Posted on 2003-03-28 21:00:13 by Guy on ASM

Hmmm okay im 16 and almost through my 11th grade year. And i wanted to get into Computer Engineering , but from what people told me all they did was set up networks for companies and all other hardware-only oriented task(im assuming now these were all lies). They insisted that Computer Science was the way to go if i wanted to program. So is there a big difference between computer engineering and computer science? and also what exactly does a Computer Engineer learn that a Computer Science major doesn't? At the moment i have sent to many colleges(i.e. Carnegie Mellon, Rochester Institute of Technology and etc.) that i would like to major in computer engineering, but at the moment i am very sceptical on which road to take...:confused:


I see you are in the same position I am, welcome to the club friend :)
Posted on 2003-03-28 21:13:05 by x86asm

Previously coming from a CS degree (now engineering), I would have to say that NaN is about dead on accurate. CS was more of a "code till you drop" enviornment, where deadlines meant working code was more important than "proper" code, and in large parts looking back often meant seeing the solution was totally inappropriate for the problem (even if it "worked"). There were a lot of discussions about algorithms, complexity, and generally theory, but I can't remember at any point actually being taught how to actually analyze the problem in a way that would result in a well-designed solution.

As for low-level / high-level, CS tends more to focus on abstraction away from the machine, while the general engineering focus IS the machine.

At any rate, I belive engineers in general tend to be better programmers, and better suited/better prepared to handle any type of problem to which they might encounter... but thats just my take on it...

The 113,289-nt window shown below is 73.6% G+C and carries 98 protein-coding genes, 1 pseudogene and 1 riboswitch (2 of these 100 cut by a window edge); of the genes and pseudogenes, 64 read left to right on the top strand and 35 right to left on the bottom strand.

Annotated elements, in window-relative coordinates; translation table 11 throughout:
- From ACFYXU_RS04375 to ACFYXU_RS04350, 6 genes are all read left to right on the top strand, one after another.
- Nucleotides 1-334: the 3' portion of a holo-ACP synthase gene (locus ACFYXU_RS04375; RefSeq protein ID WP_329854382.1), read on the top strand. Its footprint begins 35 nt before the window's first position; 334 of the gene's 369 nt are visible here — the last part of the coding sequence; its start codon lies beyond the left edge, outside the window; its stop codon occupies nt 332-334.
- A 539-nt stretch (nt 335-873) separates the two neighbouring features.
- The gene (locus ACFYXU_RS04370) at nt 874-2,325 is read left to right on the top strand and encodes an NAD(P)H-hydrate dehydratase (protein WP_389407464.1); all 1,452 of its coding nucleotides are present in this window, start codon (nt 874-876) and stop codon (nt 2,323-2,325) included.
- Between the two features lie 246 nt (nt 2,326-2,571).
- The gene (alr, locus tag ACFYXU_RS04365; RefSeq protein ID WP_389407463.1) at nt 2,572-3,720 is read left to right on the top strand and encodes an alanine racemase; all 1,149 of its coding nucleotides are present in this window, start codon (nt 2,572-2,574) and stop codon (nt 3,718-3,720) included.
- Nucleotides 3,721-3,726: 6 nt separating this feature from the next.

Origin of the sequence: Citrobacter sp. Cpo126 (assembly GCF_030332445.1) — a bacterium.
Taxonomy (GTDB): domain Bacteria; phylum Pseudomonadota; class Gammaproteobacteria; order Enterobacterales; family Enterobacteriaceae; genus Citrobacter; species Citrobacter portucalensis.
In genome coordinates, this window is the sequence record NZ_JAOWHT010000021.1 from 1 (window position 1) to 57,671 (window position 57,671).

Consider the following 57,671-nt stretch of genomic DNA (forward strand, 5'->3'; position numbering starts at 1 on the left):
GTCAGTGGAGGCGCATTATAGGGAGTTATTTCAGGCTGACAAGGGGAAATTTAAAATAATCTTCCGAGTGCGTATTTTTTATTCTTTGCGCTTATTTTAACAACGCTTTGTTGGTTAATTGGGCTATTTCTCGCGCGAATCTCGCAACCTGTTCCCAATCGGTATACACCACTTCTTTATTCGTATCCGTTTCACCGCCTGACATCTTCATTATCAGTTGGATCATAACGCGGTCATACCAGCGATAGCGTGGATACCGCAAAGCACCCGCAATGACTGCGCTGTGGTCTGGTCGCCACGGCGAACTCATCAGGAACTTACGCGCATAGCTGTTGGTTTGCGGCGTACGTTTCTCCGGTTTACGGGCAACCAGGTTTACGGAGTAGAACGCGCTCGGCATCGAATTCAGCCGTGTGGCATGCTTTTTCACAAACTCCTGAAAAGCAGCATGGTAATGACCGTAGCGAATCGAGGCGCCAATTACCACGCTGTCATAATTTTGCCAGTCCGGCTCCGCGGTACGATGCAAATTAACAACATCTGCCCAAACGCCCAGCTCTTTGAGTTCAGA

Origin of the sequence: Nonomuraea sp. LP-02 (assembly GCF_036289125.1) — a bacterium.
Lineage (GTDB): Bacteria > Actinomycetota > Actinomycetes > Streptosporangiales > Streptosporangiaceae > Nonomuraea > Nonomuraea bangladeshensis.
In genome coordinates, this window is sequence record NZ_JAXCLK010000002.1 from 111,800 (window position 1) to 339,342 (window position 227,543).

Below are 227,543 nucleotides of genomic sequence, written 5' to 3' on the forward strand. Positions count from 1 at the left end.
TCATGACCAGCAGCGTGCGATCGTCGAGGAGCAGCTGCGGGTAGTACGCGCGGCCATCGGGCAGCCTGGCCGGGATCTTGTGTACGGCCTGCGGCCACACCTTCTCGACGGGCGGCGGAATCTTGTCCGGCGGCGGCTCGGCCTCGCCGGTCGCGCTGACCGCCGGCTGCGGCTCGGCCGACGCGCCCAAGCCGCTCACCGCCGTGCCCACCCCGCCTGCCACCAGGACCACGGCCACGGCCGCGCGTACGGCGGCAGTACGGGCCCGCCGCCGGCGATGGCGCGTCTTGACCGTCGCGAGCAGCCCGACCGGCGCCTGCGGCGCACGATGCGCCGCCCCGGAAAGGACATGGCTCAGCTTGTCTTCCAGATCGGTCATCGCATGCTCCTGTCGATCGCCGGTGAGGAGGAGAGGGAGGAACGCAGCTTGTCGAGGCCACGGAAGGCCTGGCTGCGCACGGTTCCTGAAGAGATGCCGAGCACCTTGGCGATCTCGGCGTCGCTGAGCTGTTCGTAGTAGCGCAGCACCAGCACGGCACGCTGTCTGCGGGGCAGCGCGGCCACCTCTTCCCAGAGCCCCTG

-----
Domain


That's what I thought I was thinking that I maybe should go into EE or CE (whichever lets me play with microprocessors and DSP's), because I think I have the programming part of microprocessors and other digital "brains" down and I can develop software to interact with the outside world, so to go thru a class that teaches me something I already know is a waste of money. Wouldn't it be a good idea to do in my situation?
Posted on 2003-03-28 21:24:52 by x86asm



That's what I thought I was thinking that I maybe should go into EE or CE (whichever lets me play with microprocessors and DSP's), because I think I have the programming part of microprocessors and other digital "brains" down and I can develop software to interact with the outside world, so to go thru a class that teaches me something I already know is a waste of money. Wouldn't it be a good idea to do in my situation?


But it seems my chemistry mark may not allow me to go in that direction
Posted on 2003-03-28 21:35:14 by x86asm
Hey!

Dont get too bent on high school! REALY!

Do work hard.. and make the grades you need.. dont stop this, but i do want to let you know there is more than one avenue to post-secondary education.

Myself, i was an acid dropppin pot-head in high school (seriously). I was in high school for 6 years.. accumulated approximately 60% of what was required for university.. and after years of wood-shop, was forced to graduate high school. Seeing no other avenue i went to college and took Electrical Control Systems Engineering Technology.

Since i was now paying for school, i cleaned myself up, and graduated top of my class after three years of what i still reflect on as my best school experiences to date. Having college and new "learning skills" under the belt, i applied and was accepted to university. And i finished a bachelors of Electrical Enginering with Honors, in university! (who woulda thunk!).

So my point is. If you have good effort and modest grades now, (more than my pot-smoking days of blissfull ignorance ever did), you can get into any program you want.. all you need to do is be dedicated to your intent and not sell your self out pre-maturely!